Ivy received the award for saving her mother's life. On Jan. 29, 2005, Ivy and her mother, Karen, were sledding down a hill together at the Hoffman Hills Recreation Area when they hit a tree. Ivy was able to roll from the sled and avoid injury, but her mother was critically injured. Ivy immediately went into emergency mode and had a friend go to the warden's house and call 911. During the wait, Ivy kept her mother calm and made sure she did not move. Ivy removed snow from her mother's face to prevent her from choking and make sure her mother could breathe. EMTs said that without Ivy keeping her mother calm and making sure she didn't move, her mother could have been paralyzed. Karen's injuries were centimeters from her spinal cord. Ivy's mother suffered life-threatening injuries and many internal injuries. She was resuscitated three times on the way to the hospital and remained in critical care for 10 days. Ivy continues her heroic action by helping in her mother's recovery.

10 Years

Sunday, Sept. 19, 2010

The annual meeting of the Dunn County Old Settlers will be held on Monday, Oct. 4, at New Hope Lutheran Church in Downsville.

The Dunn County Old Settlers is believed to be the oldest continuous organization in Dunn County, meeting annually since 1891. It is also one of the oldest Old Settlers groups still in existence in the United States, and is considered a tribute to the seniors of Dunn County for their support.

Meetings have been held in many different places, including the Mabel Tainter, area churches and parks. Attendance has ranged from as few as eight to more than 200. Last year, 88 people attended.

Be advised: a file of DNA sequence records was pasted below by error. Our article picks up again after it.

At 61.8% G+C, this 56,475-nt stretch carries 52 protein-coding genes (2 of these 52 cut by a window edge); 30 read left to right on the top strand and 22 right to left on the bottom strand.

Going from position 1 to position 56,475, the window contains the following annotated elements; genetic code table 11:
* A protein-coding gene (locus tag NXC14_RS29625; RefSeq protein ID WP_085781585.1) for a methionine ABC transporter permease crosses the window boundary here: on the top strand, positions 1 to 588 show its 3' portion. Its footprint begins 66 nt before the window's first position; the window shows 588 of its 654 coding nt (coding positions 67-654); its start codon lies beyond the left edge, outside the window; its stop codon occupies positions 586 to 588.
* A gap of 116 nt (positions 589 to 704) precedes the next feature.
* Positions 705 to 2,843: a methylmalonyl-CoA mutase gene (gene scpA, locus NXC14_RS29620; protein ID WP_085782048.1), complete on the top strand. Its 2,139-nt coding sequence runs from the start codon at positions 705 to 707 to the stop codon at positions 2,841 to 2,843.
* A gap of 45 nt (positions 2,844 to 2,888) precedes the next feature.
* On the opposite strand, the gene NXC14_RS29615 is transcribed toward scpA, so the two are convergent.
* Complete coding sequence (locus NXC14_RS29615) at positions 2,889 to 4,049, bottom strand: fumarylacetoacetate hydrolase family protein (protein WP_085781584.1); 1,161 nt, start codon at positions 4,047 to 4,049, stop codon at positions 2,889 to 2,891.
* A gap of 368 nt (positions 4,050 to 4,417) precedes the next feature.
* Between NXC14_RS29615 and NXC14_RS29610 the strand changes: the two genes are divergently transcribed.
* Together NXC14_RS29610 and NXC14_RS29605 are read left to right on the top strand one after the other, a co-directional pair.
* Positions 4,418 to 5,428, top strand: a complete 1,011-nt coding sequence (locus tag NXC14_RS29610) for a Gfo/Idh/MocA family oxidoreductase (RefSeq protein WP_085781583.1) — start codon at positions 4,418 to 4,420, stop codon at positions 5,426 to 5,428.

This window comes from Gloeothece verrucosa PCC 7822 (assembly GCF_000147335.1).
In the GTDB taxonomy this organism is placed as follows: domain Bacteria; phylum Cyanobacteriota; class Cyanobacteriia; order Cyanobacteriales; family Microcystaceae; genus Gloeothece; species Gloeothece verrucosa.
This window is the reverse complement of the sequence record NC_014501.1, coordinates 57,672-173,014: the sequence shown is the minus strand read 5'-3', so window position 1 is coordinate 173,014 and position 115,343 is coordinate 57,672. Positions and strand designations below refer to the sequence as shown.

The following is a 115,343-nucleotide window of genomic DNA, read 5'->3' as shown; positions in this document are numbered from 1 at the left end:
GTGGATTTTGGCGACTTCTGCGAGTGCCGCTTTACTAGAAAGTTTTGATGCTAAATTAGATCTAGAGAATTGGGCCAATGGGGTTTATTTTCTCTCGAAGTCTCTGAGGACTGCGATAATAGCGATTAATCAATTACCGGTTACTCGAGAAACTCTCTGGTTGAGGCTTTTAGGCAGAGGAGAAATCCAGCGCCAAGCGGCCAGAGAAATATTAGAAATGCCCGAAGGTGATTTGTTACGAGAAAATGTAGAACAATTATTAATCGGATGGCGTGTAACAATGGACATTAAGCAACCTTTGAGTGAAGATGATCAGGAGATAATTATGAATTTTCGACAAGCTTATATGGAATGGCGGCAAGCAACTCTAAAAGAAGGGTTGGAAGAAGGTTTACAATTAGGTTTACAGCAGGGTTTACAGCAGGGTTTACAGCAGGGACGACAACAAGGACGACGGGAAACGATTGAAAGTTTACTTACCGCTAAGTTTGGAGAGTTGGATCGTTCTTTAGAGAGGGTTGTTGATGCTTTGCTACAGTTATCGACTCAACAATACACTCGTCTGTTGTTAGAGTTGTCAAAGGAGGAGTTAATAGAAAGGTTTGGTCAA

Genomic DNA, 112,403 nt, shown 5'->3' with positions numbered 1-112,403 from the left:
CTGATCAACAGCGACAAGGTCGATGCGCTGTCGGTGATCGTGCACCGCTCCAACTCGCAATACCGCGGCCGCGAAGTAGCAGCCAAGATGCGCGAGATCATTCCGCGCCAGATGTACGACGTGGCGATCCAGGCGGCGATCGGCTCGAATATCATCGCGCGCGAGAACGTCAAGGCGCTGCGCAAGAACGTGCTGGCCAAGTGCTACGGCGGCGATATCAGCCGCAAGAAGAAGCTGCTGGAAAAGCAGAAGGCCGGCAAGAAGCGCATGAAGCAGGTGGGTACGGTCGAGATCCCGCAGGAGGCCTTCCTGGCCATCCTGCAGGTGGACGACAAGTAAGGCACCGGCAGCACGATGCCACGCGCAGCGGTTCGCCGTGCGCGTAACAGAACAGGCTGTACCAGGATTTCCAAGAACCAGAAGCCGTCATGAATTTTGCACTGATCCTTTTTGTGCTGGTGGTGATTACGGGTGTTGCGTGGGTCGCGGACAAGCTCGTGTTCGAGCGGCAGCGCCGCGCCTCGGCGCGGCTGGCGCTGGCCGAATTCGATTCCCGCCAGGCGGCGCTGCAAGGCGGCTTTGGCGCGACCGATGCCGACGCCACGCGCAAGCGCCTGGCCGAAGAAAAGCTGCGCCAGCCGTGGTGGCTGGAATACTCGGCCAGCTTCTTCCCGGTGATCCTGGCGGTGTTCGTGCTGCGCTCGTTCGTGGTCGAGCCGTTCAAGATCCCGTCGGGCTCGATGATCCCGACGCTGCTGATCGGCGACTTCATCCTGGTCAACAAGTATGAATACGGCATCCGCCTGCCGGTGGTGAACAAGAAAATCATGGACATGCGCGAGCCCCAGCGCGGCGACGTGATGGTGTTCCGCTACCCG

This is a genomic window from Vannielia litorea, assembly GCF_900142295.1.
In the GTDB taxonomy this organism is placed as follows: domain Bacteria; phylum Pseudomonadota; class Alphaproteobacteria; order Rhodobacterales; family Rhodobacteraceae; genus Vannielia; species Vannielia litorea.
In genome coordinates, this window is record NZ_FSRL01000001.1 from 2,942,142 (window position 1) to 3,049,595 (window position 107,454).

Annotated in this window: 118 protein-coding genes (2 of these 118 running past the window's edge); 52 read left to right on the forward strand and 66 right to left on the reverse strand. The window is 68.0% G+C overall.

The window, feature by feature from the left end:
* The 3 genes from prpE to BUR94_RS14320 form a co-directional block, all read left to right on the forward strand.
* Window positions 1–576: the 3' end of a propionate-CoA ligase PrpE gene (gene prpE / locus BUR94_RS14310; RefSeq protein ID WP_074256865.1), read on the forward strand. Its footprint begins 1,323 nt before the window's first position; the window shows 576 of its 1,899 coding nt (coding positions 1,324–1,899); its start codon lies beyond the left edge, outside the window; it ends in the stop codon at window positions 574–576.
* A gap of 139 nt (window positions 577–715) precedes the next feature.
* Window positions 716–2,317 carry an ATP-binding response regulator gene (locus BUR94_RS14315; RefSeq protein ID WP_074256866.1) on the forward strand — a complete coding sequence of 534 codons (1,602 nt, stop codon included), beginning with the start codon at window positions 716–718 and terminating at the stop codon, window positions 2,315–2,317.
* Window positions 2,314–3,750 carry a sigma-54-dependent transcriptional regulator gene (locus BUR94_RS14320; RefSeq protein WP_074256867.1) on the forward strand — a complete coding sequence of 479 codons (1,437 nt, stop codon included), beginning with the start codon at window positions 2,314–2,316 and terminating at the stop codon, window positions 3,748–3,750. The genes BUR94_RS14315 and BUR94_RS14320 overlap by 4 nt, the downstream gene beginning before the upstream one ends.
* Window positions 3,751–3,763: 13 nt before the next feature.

According to old newspaper articles, the bylaws of the organization stated that anyone older than 45 years of age who has lived in Dunn County for more than 25 years was eligible for membership. Today, anyone residing in Dunn County who is 55 years of age or older is invited and encouraged to attend. There is no formal membership, no formal membership roles and no dues. The Old Settlers meet only once each year.

Minutes and notes from early Old Settlers meetings reveal insight into the county's past. Rev. William Gallaway, the speaker at the 1914 Old Settlers meeting, gave a talk on phases of early social life in Menomonie. He remarked that there were some signs of good order and some evidences of a desire to live right. He described the villagers of Menomonie as people interested in the welfare of mankind and interested in one another. More recent programs have featured the history of the Carryville Ferry, the history of Evergreen Cemetery and the history of the one-room country schools in Dunn County.

5 Years

Sunday, Sept. 20, 2015

A memorial bench has been placed in Wilson Park to honor a Menomonie native who passed away this spring. Pfc. Tyler E. L. May, a soldier of the U.S. Army National Guard, passed away on March 28, 2015, at the age of 21. May was awaiting deployment at the time of his passing.

After May's passing, his mom, Jody Lamson, wanted a permanent memorial in honor of her son. She wanted the memorial to be placed in the community in which May had taken so much pride in.

Lamson envisioned a park bench that could be used by family, friends and the community.

Lamson presented her desire to Gary Barnett, the city of Menomonie Parks and Recreation Director. Barnett was more than willing to help.

After researching possible destinations, Barnett suggested Wilson Park as the place for the bench. Lamson agreed and chose a specific place based on her son's interests. May enjoyed music, especially Johnny Cash, and the water, so the bench is placed directly in front of the original Wilson Park Fountain, with a view of the Ludington Guard Band shell.

The family invites community members to visit and make great use of this memorial and Wilson Park.